The structure of a proposed governance and growth plan being developed by Greenville Health System trustees. (Image provided)
By Bill Poovey
Published Nov. 18, 2015
Greenville Health System trustees will continue developing a governance change and growth plan that includes leasing the public, nonprofit system’s assets to a new, separate board that does not have state political ties, Chairman James Morton told state lawmakers today. Republican state Sen. Mike Burns, of Taylors, left the meeting saying a bill will be prefiled Dec. 3 to prevent such a “hijack” of taxpayer assets.
The state Supreme Court has approved a request by Burns and four other members of the Greenville County Legislative Delegation to intervene in a system petition seeking approval of their making the change without legislative approval. Morton said in response to questions that the board is waiting on a Supreme Court decision but if the justices decide against rendering a decision the board plans to move ahead with the changes and consider additional details in December.
Burns said along with intervening in the Supreme Court filing, which he described as a “friendly” suit instigated and financed by the trustees, “we are prefiling legislation Dec. 3 to undo or take care of this situation.”
“It sets precedent across the state,” Burns said. “Any political subdivision across the state can do this. Clemson University can go private and set up a board. Set it just like this and go private. The Greenville public school system with its 76,000 students can form a private entity. Hijack the public’s money that we’ve put in this thing and they will get to oversee it and govern it …Who is going to have oversight over this?”
Trustees also told the lawmakers that no board members or system managers will profit from the changes and that the new affiliate could never become “for profit.”
“It would actually be breach of the lease,” said board attorney Joe Blake. “So that’s in there.” Blake said the proposed changes include possible affiliations with for-profit entities, such as nursing homes.
“There is a need we believe to be able to work with everybody in the community that is involved in the continuum of care,” Blake said.
Morton said in describing the proposed changes that there will be three entities: GHS, an Upstate affiliate and a “strategic coordinating organization.” Each would have separate governing boards.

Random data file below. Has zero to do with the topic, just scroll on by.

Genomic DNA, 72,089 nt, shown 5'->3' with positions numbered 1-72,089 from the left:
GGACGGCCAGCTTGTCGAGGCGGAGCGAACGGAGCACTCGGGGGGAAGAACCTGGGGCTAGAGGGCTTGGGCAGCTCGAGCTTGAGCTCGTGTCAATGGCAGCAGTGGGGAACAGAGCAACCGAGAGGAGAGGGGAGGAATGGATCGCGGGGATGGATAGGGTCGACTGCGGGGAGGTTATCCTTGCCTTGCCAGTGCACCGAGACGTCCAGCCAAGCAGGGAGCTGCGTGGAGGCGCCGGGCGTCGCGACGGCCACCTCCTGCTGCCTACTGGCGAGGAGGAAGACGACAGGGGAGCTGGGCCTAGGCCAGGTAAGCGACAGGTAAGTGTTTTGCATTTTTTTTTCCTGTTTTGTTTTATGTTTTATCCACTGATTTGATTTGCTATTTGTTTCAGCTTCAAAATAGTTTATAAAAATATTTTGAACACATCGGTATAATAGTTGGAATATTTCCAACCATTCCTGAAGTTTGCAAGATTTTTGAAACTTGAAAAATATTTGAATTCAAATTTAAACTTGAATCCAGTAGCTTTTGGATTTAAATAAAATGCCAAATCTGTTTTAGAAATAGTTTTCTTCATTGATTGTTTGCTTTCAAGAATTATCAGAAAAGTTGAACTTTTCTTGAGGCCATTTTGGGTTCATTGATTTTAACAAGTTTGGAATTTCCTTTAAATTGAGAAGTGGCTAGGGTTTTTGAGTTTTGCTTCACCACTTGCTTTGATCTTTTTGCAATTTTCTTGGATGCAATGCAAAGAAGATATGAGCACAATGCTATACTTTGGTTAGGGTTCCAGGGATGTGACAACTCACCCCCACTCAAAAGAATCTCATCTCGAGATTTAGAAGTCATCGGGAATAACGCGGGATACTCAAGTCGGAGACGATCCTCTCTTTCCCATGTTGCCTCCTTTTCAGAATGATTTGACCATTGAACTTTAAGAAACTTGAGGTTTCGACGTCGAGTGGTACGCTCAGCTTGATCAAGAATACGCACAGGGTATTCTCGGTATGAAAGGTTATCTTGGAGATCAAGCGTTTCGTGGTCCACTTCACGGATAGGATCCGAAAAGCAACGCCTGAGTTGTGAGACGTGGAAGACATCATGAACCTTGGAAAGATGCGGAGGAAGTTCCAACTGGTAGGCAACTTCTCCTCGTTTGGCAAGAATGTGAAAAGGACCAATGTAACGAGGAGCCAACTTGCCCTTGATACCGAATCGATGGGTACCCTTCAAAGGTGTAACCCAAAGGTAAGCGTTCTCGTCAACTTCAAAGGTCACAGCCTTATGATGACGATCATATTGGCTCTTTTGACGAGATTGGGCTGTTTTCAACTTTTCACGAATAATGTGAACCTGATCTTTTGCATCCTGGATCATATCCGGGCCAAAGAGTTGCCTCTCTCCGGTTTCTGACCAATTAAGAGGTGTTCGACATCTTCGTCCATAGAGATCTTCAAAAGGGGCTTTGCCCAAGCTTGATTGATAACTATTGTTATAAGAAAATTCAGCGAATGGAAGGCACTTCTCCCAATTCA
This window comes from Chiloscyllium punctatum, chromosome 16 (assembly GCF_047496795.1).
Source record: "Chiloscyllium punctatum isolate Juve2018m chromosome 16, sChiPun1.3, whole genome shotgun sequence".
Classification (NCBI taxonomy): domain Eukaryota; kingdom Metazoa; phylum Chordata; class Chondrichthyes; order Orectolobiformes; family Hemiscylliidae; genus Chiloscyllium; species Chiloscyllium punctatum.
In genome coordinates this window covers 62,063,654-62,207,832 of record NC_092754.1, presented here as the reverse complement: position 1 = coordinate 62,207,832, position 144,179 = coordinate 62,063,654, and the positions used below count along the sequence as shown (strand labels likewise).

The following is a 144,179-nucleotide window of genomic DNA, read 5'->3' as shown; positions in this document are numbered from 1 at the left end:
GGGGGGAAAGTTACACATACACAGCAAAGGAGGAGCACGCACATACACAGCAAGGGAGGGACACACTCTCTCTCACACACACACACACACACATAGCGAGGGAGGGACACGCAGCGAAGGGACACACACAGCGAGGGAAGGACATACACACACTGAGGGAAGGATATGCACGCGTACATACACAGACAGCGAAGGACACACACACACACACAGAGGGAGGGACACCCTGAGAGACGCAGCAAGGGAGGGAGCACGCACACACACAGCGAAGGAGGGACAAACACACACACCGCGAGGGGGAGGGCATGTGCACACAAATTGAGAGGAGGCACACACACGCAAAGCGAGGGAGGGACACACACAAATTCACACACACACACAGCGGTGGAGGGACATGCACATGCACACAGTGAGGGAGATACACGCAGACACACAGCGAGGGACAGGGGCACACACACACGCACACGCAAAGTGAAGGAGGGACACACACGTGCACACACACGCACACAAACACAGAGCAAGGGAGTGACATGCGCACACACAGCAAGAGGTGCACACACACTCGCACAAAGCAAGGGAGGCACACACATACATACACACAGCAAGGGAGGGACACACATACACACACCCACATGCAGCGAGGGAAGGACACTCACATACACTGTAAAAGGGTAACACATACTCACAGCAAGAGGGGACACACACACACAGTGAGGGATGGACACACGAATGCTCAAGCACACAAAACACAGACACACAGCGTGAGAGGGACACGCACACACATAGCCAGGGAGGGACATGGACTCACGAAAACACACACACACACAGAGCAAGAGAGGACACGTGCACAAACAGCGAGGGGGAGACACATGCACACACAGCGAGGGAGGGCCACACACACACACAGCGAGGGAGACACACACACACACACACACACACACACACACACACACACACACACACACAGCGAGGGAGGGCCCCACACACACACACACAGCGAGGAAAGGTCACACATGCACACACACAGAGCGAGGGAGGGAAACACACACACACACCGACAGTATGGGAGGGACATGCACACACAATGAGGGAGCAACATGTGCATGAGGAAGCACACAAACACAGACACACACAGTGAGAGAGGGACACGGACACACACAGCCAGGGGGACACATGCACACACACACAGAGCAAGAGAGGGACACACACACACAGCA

“These roles are set forth in the draft lease and master affiliation agreement which the trustees have been considering for several months,” Morton said. He said GHS “remains a governmental entity” as organized in state law and will have “contractual relationships with the other two entities. Specifically it will continue to own its current assets and lease them to the Upstate affiliate. It will monitor compliance by the Upstate affiliate and the strategic coordinating organization with their contractual commitments to provide for the health care needs of the community. The commitments are included primarily in the lease and master affiliation agreement and include providing for the health care needs of the community.”
In response to questions about past tax support for the system, Morton said the proposed changes include spending “$4 million a year for 20 years that will be provided to them to support health and wellness in Greenville County. This is equal to the amount that Greenville County taxpayers paid toward the building of GHS. No tax money has been received by GHS in the last 18 years. Since 1947, over $2 billion in capital alone has been spent on building and equipment. Our community is indeed fortunate that GHS has been able to do this with less than 3% being from tax money.”
Board members declined to allow public comment, and Republican state Sen. Shane R. Martin, of Pauline, read a statement that he was “not in a position to discuss the merits or pitfalls of the proposed plan, because the details of the plan have been kept secret for over a year, and nearly everyone affected by this has been given no opportunity to see or review them, much less ask any questions.”
Martin said the Wednesday meeting is “open to the public in name only as members of the public who want to speak, including one of my constituents, are being denied the chance to speak to their elected officials. This reminds me of a recent episode in Anderson County where proposed school consolidation plans were accompanied by the message to concerned citizens that they sit down and shut up. I regret that we have reached that day in Greenville County.” He said if the system “wants to be a private asset, then they simply should ask for a change in the law. The fact that GHS has chosen to try an end run around the public probably tells me all that I need to know.”
“GHS may succeed in absconding with a public asset, and a few people may get very rich in the ensuing merger, but when the citizens and patients of Greenville County are paying two and three times as much or more for the same health care, I want to be on the record as having at least spoken up and tried to help them,” Martin said.
Morton said the system is committed to continued participation in government-sponsored programs like Medicare and Medicaid, providing for all persons in need of emergency care “regardless of ability to pay” and not discriminating in the delivery of care, employment practices or workforce development efforts.